We recently sent out a client update on high level RRSP and TFSA facts, as well as common tax strategies that are used with these two investment vehicles. We felt this information would be benefit our larger audience, thus included this in the blog below. Should you have any other questions, please don’t hesitate to reach out to our team. You may also fill out the form below and a team member will get in touch with you.
RRSP Quick Facts
- Deadline for 2019 tax year RRSP contribution is Monday, March 2, 2020.
- Any person, age 70 or younger as of January 1, 2020, can contribute as long as they have RRSP contribution room. Contribution room is based on earned income (such as employment income reported on a T4 slip). A RRSP must be converted to a RRIF by the end of the calendar year in which the person turned 71.
- Contribution limit for the 2019 tax year is 18% of earned income, up to a maximum of $26,500 and $27,230 for the 2020 tax year.* Unused contributions can be carried forward and used in future years.
- Contribution limits can be checked by visiting My Account through the CRA website.
*This figure will vary per individual based on any pension adjustments, pension reversals and unused contribution room carried forward from previous years.
Common RRSP Strategies
- Contribute and deduct only as much as necessary to bring down taxes owing for the year to $0, within individual contribution limits.
- Contribute and deduct only as much as is necessary to bring your taxable income down to the top of the income bracket just below your current bracket. This allows for maximum value on each dollar contributed and saves unused contribution room for future years when income may be higher.
- It is possible to contribute to a RRSP and deduct only a portion of the contribution against your income for the current tax year. This can be a handy way to invest while receiving the most value from your contribution.
TFSA Quick Facts
- There is no deadline to make TFSA contributions since these are not deducted from income.
- Canadian residents who were 18 years of age or older in 2009 (the first year of the TFSA), now have a contribution limit of $69,500 which includes the 2020 addition of $6,000.
- Unused contribution room is carried forward and any withdrawals made in the current year will increase the TFSA room for the next calendar year by that withdrawal amount, plus the new year’s contribution limit (simply, the contribution room is ‘put back’ the next year if you withdraw).
- There is no tax on the growth, income or dividends of investments held within a TFSA and generally, any investments eligible for a RRSP are also eligible for a TFSA.
Common TFSA Strategies
- Hold Canadian stocks as opposed to American companies. Dividends from American companies will have a withholding tax applied at the time they’re paid, this tax can’t be recovered. The same withholding tax is applied to shares held in a non-registered account but there is a way to recover some of this tax. Withholding tax is not applied to dividends paid from American companies held within a RRSP.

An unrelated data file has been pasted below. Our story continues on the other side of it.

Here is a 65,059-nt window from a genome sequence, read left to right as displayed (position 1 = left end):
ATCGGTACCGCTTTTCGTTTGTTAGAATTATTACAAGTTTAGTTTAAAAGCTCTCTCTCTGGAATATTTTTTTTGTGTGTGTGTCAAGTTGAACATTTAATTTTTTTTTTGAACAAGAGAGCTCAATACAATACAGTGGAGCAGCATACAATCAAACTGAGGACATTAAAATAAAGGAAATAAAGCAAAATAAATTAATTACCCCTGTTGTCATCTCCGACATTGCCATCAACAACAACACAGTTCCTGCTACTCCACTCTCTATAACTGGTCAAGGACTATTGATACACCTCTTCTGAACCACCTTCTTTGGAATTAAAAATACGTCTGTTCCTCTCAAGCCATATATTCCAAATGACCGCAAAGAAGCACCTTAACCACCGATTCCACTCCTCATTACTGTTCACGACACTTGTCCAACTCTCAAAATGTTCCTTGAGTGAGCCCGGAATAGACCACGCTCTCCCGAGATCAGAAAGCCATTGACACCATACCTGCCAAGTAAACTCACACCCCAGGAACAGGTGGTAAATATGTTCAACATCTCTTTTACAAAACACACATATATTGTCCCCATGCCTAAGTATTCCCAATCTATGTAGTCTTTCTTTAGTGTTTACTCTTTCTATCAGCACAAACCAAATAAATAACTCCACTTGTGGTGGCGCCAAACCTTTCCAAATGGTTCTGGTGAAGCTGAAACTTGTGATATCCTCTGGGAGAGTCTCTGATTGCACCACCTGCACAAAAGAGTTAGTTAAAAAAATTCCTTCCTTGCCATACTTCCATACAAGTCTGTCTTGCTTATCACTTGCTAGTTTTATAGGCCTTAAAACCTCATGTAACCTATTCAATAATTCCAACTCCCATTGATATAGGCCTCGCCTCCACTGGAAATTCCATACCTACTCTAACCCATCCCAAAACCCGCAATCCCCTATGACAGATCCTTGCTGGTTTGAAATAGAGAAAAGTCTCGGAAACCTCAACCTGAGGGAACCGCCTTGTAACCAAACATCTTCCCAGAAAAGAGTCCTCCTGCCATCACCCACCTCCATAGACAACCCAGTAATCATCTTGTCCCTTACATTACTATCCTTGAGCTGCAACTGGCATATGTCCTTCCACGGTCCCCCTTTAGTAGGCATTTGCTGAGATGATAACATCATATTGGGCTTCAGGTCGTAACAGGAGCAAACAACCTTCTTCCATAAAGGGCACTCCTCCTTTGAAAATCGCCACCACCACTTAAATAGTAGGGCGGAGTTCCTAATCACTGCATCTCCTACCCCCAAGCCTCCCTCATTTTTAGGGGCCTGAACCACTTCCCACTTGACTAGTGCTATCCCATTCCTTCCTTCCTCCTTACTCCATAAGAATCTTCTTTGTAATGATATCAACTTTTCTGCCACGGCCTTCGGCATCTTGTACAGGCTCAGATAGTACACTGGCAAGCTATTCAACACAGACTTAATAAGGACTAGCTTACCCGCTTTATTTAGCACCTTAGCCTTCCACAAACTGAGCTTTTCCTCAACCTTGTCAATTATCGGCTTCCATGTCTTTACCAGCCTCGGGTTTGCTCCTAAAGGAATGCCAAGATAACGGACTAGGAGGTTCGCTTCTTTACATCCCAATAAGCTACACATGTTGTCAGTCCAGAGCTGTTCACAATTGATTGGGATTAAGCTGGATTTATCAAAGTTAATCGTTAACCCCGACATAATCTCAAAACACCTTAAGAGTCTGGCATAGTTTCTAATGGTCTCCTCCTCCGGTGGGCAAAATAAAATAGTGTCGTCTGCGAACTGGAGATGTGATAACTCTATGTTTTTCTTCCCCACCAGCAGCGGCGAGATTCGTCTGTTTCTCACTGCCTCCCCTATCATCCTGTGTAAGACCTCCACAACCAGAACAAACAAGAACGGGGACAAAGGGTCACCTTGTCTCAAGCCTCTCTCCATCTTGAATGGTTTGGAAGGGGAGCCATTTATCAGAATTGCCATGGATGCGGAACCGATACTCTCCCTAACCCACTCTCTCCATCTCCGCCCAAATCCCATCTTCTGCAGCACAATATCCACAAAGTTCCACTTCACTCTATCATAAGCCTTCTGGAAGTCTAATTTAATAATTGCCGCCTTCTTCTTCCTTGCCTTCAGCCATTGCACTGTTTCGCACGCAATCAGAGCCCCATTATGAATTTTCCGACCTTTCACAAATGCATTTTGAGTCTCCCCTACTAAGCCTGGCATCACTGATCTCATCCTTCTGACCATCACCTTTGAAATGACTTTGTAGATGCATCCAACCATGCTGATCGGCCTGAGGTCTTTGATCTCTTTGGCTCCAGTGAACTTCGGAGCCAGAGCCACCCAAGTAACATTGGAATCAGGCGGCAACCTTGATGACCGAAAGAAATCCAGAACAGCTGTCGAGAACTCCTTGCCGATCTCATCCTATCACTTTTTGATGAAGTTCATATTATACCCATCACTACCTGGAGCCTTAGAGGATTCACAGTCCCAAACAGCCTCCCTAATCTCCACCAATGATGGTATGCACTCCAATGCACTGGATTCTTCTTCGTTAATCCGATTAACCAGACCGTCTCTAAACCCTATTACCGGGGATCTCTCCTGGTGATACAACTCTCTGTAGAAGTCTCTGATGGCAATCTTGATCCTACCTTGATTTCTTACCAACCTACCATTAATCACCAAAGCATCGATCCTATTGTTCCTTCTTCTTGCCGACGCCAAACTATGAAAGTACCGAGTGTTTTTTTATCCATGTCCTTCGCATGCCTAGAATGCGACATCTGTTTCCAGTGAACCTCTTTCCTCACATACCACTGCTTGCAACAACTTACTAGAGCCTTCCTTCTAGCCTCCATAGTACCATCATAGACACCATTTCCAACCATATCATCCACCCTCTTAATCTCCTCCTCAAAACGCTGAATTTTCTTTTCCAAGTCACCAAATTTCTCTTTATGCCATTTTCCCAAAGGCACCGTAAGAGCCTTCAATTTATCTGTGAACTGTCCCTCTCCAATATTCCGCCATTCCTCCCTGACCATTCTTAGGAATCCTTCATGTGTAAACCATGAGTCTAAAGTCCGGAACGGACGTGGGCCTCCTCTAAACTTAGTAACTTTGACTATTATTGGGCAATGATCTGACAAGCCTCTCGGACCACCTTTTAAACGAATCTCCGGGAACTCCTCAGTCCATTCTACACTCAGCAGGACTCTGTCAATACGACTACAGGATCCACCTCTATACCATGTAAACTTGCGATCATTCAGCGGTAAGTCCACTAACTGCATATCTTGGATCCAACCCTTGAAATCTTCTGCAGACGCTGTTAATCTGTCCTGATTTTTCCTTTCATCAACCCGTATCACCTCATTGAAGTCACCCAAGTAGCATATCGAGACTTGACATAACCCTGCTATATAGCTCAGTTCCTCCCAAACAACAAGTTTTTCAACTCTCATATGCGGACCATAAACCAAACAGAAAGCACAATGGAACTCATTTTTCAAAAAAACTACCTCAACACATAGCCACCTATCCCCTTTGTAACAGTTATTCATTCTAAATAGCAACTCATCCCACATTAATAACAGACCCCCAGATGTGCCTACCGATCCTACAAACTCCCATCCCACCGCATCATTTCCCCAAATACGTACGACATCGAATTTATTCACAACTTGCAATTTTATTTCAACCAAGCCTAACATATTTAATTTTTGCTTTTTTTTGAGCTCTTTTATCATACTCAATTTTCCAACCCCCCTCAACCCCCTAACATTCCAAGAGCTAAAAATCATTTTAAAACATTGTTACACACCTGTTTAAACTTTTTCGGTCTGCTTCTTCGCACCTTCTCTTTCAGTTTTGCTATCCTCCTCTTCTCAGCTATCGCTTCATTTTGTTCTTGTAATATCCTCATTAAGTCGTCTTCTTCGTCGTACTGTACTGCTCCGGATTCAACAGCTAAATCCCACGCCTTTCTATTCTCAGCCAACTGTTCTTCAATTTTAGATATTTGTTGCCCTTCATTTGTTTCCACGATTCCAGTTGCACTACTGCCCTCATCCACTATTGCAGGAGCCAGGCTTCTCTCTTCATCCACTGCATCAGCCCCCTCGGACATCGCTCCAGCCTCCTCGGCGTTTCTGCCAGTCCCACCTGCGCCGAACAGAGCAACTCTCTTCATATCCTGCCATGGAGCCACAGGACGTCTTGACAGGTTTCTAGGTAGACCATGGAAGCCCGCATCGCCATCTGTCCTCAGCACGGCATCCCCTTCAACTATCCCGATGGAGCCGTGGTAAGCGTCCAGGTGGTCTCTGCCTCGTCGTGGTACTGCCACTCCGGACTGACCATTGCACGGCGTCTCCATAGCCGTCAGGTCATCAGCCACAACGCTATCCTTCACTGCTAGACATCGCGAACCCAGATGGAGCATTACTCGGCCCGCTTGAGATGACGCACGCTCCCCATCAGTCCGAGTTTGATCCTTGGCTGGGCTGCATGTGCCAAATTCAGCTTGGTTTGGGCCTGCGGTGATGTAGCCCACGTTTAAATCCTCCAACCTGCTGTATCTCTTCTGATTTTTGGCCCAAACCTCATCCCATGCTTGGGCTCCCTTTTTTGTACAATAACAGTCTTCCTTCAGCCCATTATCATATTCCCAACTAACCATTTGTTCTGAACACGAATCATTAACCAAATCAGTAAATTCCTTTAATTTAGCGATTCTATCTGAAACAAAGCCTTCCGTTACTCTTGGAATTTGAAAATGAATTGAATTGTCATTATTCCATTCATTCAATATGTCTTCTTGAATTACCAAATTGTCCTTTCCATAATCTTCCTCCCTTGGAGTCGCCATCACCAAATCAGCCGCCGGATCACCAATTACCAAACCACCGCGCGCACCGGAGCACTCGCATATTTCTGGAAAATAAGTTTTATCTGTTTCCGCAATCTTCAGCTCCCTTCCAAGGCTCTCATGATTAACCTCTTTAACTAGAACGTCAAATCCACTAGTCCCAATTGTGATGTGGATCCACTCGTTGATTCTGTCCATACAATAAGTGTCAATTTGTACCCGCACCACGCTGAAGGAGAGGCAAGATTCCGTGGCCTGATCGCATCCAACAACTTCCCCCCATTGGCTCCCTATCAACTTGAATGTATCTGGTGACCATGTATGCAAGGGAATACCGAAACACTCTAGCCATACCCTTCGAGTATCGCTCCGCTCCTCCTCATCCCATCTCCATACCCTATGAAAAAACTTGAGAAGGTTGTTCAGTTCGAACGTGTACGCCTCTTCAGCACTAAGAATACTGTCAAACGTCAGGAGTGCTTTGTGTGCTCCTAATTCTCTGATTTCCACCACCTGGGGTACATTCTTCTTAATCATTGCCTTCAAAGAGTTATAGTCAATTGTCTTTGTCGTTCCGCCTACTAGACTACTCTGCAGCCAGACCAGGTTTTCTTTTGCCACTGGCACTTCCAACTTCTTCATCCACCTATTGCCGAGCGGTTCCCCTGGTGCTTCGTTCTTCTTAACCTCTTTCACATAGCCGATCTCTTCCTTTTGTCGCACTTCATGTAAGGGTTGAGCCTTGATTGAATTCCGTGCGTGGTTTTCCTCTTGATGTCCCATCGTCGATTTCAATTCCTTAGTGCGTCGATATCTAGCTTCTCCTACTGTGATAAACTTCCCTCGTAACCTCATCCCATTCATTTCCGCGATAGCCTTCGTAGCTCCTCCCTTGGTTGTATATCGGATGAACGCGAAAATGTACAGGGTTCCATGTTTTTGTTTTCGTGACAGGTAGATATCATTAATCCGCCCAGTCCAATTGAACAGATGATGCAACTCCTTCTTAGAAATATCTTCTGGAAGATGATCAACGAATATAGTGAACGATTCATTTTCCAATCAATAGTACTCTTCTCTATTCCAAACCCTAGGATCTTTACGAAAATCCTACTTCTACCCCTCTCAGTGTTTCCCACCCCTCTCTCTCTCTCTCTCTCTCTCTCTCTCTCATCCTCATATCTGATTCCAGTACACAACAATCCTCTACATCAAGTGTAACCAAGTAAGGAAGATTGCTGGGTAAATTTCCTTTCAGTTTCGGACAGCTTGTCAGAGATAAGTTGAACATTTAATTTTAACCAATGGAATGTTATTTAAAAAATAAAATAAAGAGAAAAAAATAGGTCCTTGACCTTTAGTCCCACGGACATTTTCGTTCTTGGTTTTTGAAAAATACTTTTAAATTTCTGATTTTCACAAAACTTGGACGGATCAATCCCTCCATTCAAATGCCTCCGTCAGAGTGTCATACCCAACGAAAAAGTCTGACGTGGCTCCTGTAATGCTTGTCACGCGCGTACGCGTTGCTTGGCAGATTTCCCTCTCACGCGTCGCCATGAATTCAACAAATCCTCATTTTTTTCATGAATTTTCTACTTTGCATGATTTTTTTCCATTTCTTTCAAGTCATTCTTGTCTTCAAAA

- TFSAs make sense for nearly every Canadian age 18 and over.
Generally, the CRA allows for the deduction from income of “fees to manage or take care of your investments… (and) fees for certain investment advice”. Section 20(1)(bb) of the Income Tax Act allows fees (not commissions) paid to an investment counselor (such as CWB Wealth Management) for "advice on buying or selling a specific share or security… or for the administration or the management of the shares or securities of the taxpayer".
This allowance is currently only for fees in non-registered accounts (not TFSAs or RRSPs). Although there has recently been favourable discussion from the CRA regarding shifting of fees from registered accounts to non-registered accounts to allow for greater deducibility. We’ll continue to monitor this and will connect with our clients as it develops. We encourage you to discuss this option with your accountant.
Deferred Income Annuities
The latest Federal Budget permits Canadians to move a portion of their savings out of a RRIF and into an annuity, which defers payments until age 85 rather than the usual starting age of 72. Known as an advanced life deferred annuity (ALDA), this strategy may be a great option for many people that struggle with the fear of outliving their savings or who are looking for enhanced long-term cash management options.
Rather than requiring a minimum amount of income on the entire amount of a RRIF to be paid every year, an ALDA allows for a portion (up to 25%) of a qualifying plan to be placed into an annuity with payments starting at the end of the year the annuitant turns 85.
In general, the ideal way to approach your taxes is to gain knowledge now so you can plan an effective strategy ahead. It's important to know your tax bracket/rate as it guides you to make optimal tax planning decisions, whether you want to contribute to an RRSP, TFSA or implement a different strategy. If you need support to ensure you have the right plan in place, fill out the form below or reach out to us at 780.429.3500 or [email protected] and we’d be happy to help.